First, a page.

Questioning Community, Part II

In searching for answers to yesterday’s question – that is, how to foster plurality and minimize alienation in a community that boasts an AVODAH majority – I was offered meaningful insights from former Corps members.  One New Orleans alum wrote about the intensity of the AVODAH experience, and the difficulty of branching out into new circles, even when that expansion is necessary and desired:

“In the young, Jewish, social justice world in New Orleans, there are now about 20 of us who went through or are currently experiencing the wonderful, intense, year-of-service that AVODAH offers.  I think that as a non-AVODAHnik, it would be incredibly intimidating to enter a room filled with a majority of AVODAH alum or current members.

“I find it hard sometimes to branch out to other groups or other communities…A group of us AVODAH folk will go somewhere together, branch out for a bit, and then, somehow, we all tend to congregate in the same area and hang out with each other after a while. We do tend to set ourselves apart sometimes…I think that part of it might come from the fact that we’re used to each other, we’re good friends, we have similar feelings or ideas…it’s easy. I enjoy the time I spend with everyone in AVODAH, but I have to make more of an effort to reach outside the group and expand my personal circles.”

Another alum responded with a reflection on how AVODAH is perceived by the broader Jewish community: “As a program alum, I find that New Orleans community members at-large revere AVODAH.  Both as an ideological system and as active individuals in city-wide programs and politics, AVODAH laid a groundwork – for the voice of young Jews who make it our job to observe religious and social norms, and then look outside of these molds—to ensure progressive voices are present in conversations throughout a community we are a part of.

“Four years ago a seed was planted in New Orleans that has since sprouted into a dynamic community of progressive and pluralist Jews. At first thought, I think about AVODAH as exemplifying an entirely inclusive Jewish community.  AVODAH embodies a vocabulary of inclusivity.  When interviewing to participate in the program, the initial question asked is ‘what pronoun do you prefer I use when speaking about you?’  Boom:  recognition that the gender binary does not apply to everyone.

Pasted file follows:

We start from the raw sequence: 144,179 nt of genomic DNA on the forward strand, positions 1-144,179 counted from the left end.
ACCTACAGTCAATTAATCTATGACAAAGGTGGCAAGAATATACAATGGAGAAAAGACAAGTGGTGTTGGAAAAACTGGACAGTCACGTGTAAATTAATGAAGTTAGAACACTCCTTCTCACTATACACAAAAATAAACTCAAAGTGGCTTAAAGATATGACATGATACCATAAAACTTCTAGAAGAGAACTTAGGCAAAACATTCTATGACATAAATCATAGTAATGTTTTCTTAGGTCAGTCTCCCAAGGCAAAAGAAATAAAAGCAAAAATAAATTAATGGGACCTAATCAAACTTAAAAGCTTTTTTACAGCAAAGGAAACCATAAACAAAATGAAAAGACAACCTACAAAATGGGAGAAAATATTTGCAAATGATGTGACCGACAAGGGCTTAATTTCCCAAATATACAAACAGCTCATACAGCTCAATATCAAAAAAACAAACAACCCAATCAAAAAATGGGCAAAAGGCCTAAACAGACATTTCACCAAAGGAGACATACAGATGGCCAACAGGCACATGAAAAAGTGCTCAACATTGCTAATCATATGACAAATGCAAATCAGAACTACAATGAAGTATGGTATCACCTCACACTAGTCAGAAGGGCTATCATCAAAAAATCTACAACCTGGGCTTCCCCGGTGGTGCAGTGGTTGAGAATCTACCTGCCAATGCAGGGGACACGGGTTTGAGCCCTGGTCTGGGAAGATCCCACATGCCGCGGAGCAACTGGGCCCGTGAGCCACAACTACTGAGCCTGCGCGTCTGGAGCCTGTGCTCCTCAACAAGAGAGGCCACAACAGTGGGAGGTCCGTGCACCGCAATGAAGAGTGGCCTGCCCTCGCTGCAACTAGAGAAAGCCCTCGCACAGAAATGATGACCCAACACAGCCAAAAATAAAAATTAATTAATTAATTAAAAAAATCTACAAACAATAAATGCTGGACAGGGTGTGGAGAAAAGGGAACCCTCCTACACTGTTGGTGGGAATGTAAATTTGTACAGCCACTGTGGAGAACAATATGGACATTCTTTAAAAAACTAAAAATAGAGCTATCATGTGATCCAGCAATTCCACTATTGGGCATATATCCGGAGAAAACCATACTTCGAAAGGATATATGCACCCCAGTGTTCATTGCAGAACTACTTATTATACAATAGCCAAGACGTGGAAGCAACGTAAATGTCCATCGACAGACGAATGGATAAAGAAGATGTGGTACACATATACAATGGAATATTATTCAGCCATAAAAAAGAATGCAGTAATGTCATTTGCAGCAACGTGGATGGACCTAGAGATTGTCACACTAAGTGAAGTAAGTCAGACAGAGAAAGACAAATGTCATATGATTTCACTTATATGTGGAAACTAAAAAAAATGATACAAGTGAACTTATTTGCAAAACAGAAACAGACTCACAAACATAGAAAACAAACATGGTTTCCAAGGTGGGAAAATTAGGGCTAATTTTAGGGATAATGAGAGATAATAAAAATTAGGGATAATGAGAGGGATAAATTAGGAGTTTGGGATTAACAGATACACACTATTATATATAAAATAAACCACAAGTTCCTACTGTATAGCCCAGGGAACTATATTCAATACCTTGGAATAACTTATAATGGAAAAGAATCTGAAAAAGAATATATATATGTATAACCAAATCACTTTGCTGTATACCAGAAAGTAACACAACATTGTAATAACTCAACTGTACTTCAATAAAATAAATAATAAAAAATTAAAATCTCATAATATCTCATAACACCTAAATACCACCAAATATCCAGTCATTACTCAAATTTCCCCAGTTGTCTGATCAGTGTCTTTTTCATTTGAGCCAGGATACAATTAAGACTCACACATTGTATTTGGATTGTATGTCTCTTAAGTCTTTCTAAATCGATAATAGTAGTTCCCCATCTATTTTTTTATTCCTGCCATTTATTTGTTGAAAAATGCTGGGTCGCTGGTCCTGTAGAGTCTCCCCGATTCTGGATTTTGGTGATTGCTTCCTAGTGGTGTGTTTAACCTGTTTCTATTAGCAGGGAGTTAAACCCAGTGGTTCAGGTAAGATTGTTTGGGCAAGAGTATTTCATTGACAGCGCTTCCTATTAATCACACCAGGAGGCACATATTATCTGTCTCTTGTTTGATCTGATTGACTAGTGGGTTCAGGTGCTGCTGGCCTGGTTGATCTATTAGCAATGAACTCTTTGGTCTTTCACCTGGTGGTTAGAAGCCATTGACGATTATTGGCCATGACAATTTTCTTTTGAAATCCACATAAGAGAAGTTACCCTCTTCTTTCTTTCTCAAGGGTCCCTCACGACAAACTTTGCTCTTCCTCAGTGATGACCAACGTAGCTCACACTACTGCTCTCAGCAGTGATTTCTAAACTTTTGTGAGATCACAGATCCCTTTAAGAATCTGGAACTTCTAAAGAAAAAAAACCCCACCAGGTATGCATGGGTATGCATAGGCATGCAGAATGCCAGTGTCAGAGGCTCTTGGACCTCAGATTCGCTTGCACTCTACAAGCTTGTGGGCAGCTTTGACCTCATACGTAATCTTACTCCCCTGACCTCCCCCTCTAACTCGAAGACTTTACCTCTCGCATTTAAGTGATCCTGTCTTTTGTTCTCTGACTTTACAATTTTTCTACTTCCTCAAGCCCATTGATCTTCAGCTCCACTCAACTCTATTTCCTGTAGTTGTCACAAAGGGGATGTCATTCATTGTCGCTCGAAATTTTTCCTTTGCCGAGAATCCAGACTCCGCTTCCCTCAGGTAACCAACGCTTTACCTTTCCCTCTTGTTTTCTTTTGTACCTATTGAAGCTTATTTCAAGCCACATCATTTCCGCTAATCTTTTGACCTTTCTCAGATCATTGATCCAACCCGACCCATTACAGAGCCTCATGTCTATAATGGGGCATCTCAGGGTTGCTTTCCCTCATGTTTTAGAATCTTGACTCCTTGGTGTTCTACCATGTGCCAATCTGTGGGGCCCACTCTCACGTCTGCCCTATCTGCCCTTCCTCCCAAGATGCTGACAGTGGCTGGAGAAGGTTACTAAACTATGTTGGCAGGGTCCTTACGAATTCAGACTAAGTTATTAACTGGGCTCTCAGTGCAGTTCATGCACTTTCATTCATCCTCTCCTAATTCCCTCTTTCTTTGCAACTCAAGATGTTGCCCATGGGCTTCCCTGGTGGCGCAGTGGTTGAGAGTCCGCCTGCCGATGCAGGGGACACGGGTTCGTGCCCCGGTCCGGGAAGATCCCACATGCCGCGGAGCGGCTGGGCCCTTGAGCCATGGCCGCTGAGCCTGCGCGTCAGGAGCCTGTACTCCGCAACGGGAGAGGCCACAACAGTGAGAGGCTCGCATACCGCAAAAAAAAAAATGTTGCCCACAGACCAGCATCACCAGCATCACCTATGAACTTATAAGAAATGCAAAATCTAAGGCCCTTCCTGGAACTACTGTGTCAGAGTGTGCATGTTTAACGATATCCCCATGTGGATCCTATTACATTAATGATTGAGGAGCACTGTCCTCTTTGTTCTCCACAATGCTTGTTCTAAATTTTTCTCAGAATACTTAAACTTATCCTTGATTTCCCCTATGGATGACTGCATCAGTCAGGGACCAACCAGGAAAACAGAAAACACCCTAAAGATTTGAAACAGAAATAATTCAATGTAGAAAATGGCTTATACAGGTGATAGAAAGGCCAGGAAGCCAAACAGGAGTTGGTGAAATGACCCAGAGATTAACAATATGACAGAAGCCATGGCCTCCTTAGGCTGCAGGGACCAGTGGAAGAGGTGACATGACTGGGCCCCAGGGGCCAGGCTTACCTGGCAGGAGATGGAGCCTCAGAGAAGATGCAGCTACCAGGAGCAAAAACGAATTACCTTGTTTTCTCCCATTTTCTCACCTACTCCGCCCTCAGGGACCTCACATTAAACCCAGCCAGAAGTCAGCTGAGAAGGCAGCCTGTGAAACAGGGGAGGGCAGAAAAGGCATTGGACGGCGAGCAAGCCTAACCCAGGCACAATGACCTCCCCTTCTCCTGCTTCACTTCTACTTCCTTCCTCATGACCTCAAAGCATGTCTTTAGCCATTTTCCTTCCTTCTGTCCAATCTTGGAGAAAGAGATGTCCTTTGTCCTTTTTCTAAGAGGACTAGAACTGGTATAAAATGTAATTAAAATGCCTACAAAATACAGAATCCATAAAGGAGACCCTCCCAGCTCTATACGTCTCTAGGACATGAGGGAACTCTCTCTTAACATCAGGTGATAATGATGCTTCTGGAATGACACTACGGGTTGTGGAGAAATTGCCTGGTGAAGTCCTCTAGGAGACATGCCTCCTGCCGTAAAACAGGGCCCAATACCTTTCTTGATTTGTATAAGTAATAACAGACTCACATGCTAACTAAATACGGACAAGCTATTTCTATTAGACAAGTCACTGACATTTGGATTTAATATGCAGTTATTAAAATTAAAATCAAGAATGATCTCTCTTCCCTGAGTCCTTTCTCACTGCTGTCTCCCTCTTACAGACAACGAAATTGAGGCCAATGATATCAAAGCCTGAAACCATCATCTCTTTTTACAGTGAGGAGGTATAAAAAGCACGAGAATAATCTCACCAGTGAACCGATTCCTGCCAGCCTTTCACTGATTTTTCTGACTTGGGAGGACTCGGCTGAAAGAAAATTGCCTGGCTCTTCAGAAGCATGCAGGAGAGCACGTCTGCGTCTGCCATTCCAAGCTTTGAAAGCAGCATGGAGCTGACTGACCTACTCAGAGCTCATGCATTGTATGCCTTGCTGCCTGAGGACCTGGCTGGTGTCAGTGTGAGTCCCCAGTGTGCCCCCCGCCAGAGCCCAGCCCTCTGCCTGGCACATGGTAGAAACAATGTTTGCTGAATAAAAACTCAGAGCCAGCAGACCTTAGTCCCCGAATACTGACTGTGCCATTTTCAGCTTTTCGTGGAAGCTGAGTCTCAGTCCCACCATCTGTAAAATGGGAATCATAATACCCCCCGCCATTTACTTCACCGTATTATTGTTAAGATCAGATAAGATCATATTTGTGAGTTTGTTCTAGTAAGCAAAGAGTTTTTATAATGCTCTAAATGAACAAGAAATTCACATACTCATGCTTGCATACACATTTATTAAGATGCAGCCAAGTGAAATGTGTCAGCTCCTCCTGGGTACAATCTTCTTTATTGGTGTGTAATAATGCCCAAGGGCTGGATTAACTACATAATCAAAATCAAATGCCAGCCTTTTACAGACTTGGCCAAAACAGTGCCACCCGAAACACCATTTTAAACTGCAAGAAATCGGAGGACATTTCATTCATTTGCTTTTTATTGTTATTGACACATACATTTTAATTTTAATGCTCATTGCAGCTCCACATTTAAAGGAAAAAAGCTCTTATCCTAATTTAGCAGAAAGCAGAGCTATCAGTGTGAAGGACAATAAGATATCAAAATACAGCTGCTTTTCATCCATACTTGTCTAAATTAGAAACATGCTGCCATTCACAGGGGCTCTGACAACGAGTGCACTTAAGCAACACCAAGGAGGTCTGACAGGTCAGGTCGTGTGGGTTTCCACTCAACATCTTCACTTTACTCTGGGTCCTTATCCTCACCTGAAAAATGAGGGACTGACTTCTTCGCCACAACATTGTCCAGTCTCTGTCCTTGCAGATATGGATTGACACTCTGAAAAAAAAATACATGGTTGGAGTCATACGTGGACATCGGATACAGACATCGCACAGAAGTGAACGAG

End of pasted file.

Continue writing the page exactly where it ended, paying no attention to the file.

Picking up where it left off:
“I didn’t live in New Orleans prior to participating in AVODAH, so I have only a basic conception of what the progressive, Jewish scene looked like before my arrival.  I’m not confident that AVODAH—and its offspring—dramatically changed the Jewish geography of this historic city.  What I do feel is a part of a Jewish community that plays off of people’s desire to safely explore their own Judaism.

“So how has it happened that the place where my desire to inwardly analyze and outwardly contextualize experiences of Judaism and justice culminated is competing with my peers’ need to do the same?

“My wish for AVODAH is that it maintains the small, close-knit, intentional community that forms within the first hours of Corps members’ arrival into their new bayit, the type of community that is seen as a forceful and committed plural entity.  At the same time, I want AVODAH—and I include myself in this statement—to incorporate itself into the fabric of the local community as individual minds.  Personally, my future will begin by seeking out opportunities to challenge frameworks (particularly my own) and strengthen the justice-oriented Jewish community by opening my heart and mind to fellow newcomers as well as born-and-raised New Orleanians.”

Another respondent acknowledged the palpable sense of frustration among relative newcomers “that AVODAH seem[s] to be the only group outside of the organized Jewish community” in New Orleans.

If AVODAH has become an entrenched part of a local Jewish community, how – and why – do we celebrate this? It seems to be a testament to the strength of the AVODAH model that, within less than four years, AVODAH New Orleans has become an institution within the community. I don’t think we are required to fault ourselves (as an organization that’s committed to nurturing individuals, promoting community, and acting on specific values) for this kind of success, but we are obligated to consider how we impact individuals who are not part of our inner circle. Clearly, AVODAH has tapped into young Judaism’s thirst for meaningful, considered work and ways of living; do we also need to be concerned that we have somehow become an alternative to the establishment, when the alternative that we represent is, to a large extent, radical and encourages constant questioning? There’s considerable room for well-deserved congratulations, I believe, but also a requirement that we keep asking those questions.

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